Knowing what to expect at your first hearing aid test appointment will help you benchmark your expectations against the actual service you receive. Paul Harrison from Hearing Aid UK has had 15 years in the hearing aid industry and supports hearing aid users not only in the UK, but also the US and Australia. Today he offers his tips and advice to prepare you for that all important appointment.
First, when choosing an audiologist, make sure the person has the proper training and is certified by a government organization. He or she should be happy to tell you their experience and qualifications.
At your first appointment, before your hearing test begins, audiologists generally ask you a series of questions about your hearing and general health. They will need to know if there is a family history of hearing loss or if you have suffered an injury or illness which could have caused hearing damage. They will also ask some lifestyle questions to see if there are any activities such as swimming or going to concerts, which could be affecting your hearing.
They will check your ears for any signs of illness or infection which could be affecting your hearing using an otoscope. This is a small magnifying glass with a light on the end which lets the audiologist see down the ear canal and the eardrum. This should not hurt, and if you do feel any pain you should tell them immediately, an inflamed or sore ear canal is a sign of infection.
Your audiologist will carry out a series of hearing tests, these will determine the level of hearing loss you have as well as whether your hearing loss is conductive (due to a blockage or damage to the ear preventing sound from getting through to the inner ear) or sensorineural (due to nerve damage in the inner ear)
During the hearing test, tones of different frequencies will be played to you through headphones. When you hear the sound you will be asked to either press a button or raise your hand. To test how well you hear in noise, a rushing sound will be played alongside the tones. Two sets of headphones will be used during the hearing test. One set will fit over your ears. A different set will be placed on the bone either behind or in front of your ears. This is a bone conduction test to see how well the nerves in your inner ear are working.
If there is a difference in results between the headphones on ears test and the bone conduction test then you may have conductive hearing loss. This means that the nerves are working well but something is preventing the sound from getting though. This could be caused by a build up of wax or a damaged eardrum. You may be sent for a CT scan or an MRI to clarify what the problem is.
If both results are the same, the hearing loss is likely to be due to nerve damage or natural nerve cell death as part of the aging process.
The results of the test will be plotted on a chart called an audiogram. This will show the frequencies or pitches in Hertz (Hz) that you can hear, and how loud in decibels (dB) the sound has to be before you can hear it, these are your hearing thresholds.
Ask your audiologist to go through your audiogram with you, if you do have hearing loss they will be able to tell you whether it is mild, moderate or more severe. Your level of hearing loss could determine the style of hearing aid you can use. Some hearing aids have programs specially designed for high frequency loss called sound compression, which lower the sounds and bring them within an audible range. Others have lots of channels to process each sound and make it clearer. Talk to your audiologist about which programs would work the best for you and your lifestyle. Ask for a copy of your audiogram for your own records.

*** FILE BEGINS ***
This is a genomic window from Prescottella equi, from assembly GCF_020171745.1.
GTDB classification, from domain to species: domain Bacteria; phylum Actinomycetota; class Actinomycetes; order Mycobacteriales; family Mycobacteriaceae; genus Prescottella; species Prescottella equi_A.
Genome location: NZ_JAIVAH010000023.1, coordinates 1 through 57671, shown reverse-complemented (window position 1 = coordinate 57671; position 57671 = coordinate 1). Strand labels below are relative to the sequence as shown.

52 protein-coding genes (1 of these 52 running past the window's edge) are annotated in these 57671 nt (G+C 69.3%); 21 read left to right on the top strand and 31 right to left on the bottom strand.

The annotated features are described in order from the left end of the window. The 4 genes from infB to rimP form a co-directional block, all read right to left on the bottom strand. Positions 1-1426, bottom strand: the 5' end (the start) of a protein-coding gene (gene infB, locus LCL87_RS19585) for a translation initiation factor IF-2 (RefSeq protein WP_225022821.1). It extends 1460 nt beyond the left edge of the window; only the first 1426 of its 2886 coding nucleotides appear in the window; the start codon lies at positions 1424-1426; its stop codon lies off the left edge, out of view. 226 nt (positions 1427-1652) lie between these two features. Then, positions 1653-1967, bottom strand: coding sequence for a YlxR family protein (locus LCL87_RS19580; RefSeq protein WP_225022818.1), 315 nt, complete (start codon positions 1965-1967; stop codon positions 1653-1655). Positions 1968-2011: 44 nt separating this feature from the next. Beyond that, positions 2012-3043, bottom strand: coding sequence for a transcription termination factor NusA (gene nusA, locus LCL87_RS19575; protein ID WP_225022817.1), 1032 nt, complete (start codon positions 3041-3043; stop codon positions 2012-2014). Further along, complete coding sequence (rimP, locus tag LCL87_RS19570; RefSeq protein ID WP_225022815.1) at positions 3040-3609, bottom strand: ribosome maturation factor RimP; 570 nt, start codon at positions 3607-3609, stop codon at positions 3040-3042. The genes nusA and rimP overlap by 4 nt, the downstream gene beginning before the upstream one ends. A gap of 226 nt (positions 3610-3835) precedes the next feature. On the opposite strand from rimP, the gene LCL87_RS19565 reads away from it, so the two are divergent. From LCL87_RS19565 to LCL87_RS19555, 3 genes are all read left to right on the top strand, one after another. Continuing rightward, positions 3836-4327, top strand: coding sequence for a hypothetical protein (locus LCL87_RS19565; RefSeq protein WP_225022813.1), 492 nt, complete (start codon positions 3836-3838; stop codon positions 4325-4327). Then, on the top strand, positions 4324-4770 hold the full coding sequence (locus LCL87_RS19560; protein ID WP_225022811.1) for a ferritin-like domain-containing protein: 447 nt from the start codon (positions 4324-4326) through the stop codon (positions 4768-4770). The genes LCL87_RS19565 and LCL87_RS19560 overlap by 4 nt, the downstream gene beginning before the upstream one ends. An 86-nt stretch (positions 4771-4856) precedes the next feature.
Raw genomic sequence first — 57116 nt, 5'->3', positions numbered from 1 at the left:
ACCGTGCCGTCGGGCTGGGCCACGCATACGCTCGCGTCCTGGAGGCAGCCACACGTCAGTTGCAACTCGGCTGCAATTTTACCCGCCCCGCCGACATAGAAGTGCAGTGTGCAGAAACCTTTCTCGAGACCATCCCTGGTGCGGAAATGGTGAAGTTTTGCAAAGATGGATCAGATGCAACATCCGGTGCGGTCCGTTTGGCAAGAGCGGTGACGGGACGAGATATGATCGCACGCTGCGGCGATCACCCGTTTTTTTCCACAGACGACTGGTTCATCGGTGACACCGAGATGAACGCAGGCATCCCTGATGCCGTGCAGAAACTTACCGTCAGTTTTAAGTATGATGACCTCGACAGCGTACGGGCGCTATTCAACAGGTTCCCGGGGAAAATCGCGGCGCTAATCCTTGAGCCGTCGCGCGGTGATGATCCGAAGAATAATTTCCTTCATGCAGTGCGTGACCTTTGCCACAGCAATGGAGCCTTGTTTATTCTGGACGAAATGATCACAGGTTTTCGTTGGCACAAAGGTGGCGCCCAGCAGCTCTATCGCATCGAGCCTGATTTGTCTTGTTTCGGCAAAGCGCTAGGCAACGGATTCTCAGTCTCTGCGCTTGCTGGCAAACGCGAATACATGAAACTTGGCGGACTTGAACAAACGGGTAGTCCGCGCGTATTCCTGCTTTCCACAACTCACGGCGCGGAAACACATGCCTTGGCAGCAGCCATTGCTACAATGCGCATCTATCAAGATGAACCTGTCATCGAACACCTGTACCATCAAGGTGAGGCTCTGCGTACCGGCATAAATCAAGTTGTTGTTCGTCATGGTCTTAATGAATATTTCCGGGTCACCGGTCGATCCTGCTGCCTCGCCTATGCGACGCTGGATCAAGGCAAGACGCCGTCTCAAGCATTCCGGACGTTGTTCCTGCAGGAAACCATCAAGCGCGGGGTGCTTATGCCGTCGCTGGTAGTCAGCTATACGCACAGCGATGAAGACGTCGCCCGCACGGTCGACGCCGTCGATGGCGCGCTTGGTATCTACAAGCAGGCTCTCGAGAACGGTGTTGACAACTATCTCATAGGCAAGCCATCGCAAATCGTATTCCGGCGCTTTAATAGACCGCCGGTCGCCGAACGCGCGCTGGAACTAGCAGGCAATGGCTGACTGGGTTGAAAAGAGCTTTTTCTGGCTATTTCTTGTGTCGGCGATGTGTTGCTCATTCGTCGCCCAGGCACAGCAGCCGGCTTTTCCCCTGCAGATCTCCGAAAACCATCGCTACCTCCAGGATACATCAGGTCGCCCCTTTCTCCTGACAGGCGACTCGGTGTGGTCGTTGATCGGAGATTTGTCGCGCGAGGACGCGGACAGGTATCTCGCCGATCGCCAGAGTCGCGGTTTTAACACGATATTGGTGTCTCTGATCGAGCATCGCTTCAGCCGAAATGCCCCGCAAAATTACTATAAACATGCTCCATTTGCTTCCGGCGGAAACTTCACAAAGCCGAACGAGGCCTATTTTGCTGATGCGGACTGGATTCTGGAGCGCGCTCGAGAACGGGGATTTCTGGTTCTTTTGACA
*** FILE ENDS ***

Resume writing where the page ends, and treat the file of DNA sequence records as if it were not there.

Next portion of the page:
Your audiologist will talk to you about the types of hearing aids which are suitable for your hearing loss. They may even have a sample one which you can try out. Some of the very small, invisible in canal styles are unsuitable for those with severe and profound hearing loss. The smaller invisible styles are also less likely to have certain features due to their size, such as directional microphones, so check with your audiologist whether the features you want are available in the styles which you prefer.
Depending on the style of hearing aid you choose, you may need to have a mold made of your ear. The hearing aid specialist will make a mold of your ear using soft putty. This may be just the outer shell of your ear if you are having a larger style, or they will put the putty further into your ear canal for the smaller styles. While this may feel very strange it won’t hurt and only takes a few minutes.
If your ear canal is very narrow or small you may not be able to wear the smaller, invisible in the ear styles.
If you are having a mold made, you will need to make another appointment for a fitting. If you are having a behind the ear style with an open fitting you may not need to wait.
When your hearing aids are fitted for the first time everything may sound too loud and uncomfortable. This is perfectly normal. Your audiologist will program the hearing aids to compensate for your level of hearing loss. If you have been without good hearing for a while, it may take a little time to adjust to normal hearing levels again, so you need to make sure that you wear them as much as possible.
Ask your audiologist to go through the program settings with you, some hearing aids come with a remote control so you don’t need to fiddle around with buttons or dials. It may also feel very odd having something in your ear, although this will soon pass. If it is very uncomfortable, tell your audiologist, you may not have put it in correctly and they can help you to adjust it.
Book a follow up appointment with your audiologist so they can see how you are getting on with your new hearing aids, and resolve any issues which arise in the first few weeks.